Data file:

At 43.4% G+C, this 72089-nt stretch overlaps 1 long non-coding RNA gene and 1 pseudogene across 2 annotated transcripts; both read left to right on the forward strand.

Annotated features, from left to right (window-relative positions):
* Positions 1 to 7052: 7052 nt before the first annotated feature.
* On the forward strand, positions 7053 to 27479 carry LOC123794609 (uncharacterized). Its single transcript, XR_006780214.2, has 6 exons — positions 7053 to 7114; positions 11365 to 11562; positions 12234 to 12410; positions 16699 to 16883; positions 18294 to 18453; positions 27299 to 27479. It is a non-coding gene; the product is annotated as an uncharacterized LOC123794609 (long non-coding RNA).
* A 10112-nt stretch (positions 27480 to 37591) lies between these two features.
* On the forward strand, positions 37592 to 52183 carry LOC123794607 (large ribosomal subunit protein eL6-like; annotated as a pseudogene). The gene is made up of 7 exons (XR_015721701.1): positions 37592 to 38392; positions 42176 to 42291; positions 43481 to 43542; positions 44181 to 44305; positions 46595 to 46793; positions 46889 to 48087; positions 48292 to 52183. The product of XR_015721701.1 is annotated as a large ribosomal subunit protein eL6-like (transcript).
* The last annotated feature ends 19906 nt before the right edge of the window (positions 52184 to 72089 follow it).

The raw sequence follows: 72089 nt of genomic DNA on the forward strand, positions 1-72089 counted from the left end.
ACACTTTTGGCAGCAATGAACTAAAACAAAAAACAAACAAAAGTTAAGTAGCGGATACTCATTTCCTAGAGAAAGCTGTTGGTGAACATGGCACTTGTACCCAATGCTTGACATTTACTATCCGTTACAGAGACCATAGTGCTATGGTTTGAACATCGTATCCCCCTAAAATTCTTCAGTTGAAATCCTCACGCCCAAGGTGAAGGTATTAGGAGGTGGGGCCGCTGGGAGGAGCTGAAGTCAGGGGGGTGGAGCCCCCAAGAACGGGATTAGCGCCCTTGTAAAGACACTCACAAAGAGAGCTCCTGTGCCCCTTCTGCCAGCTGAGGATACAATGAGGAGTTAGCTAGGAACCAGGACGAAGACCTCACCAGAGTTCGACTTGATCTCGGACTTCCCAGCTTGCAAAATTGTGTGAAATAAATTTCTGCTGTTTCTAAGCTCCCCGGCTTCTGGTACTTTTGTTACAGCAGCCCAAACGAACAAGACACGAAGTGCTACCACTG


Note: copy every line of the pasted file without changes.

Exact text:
At 43.4% G+C, this 72089-nt stretch overlaps 1 long non-coding RNA gene and 1 pseudogene across 2 annotated transcripts; both read left to right on the forward strand.

Annotated features, from left to right (window-relative positions):
* Positions 1 to 7052: 7052 nt before the first annotated feature.
* On the forward strand, positions 7053 to 27479 carry LOC123794609 (uncharacterized). Its single transcript, XR_006780214.2, has 6 exons — positions 7053 to 7114; positions 11365 to 11562; positions 12234 to 12410; positions 16699 to 16883; positions 18294 to 18453; positions 27299 to 27479. It is a non-coding gene; the product is annotated as an uncharacterized LOC123794609 (long non-coding RNA).
* A 10112-nt stretch (positions 27480 to 37591) lies between these two features.
* On the forward strand, positions 37592 to 52183 carry LOC123794607 (large ribosomal subunit protein eL6-like; annotated as a pseudogene). The gene is made up of 7 exons (XR_015721701.1): positions 37592 to 38392; positions 42176 to 42291; positions 43481 to 43542; positions 44181 to 44305; positions 46595 to 46793; positions 46889 to 48087; positions 48292 to 52183. The product of XR_015721701.1 is annotated as a large ribosomal subunit protein eL6-like (transcript).
* The last annotated feature ends 19906 nt before the right edge of the window (positions 52184 to 72089 follow it).

The raw sequence follows: 72089 nt of genomic DNA on the forward strand, positions 1-72089 counted from the left end.
ACACTTTTGGCAGCAATGAACTAAAACAAAAAACAAACAAAAGTTAAGTAGCGGATACTCATTTCCTAGAGAAAGCTGTTGGTGAACATGGCACTTGTACCCAATGCTTGACATTTACTATCCGTTACAGAGACCATAGTGCTATGGTTTGAACATCGTATCCCCCTAAAATTCTTCAGTTGAAATCCTCACGCCCAAGGTGAAGGTATTAGGAGGTGGGGCCGCTGGGAGGAGCTGAAGTCAGGGGGGTGGAGCCCCCAAGAACGGGATTAGCGCCCTTGTAAAGACACTCACAAAGAGAGCTCCTGTGCCCCTTCTGCCAGCTGAGGATACAATGAGGAGTTAGCTAGGAACCAGGACGAAGACCTCACCAGAGTTCGACTTGATCTCGGACTTCCCAGCTTGCAAAATTGTGTGAAATAAATTTCTGCTGTTTCTAAGCTCCCCGGCTTCTGGTACTTTTGTTACAGCAGCCCAAACGAACAAGACACGAAGTGCTACCACTG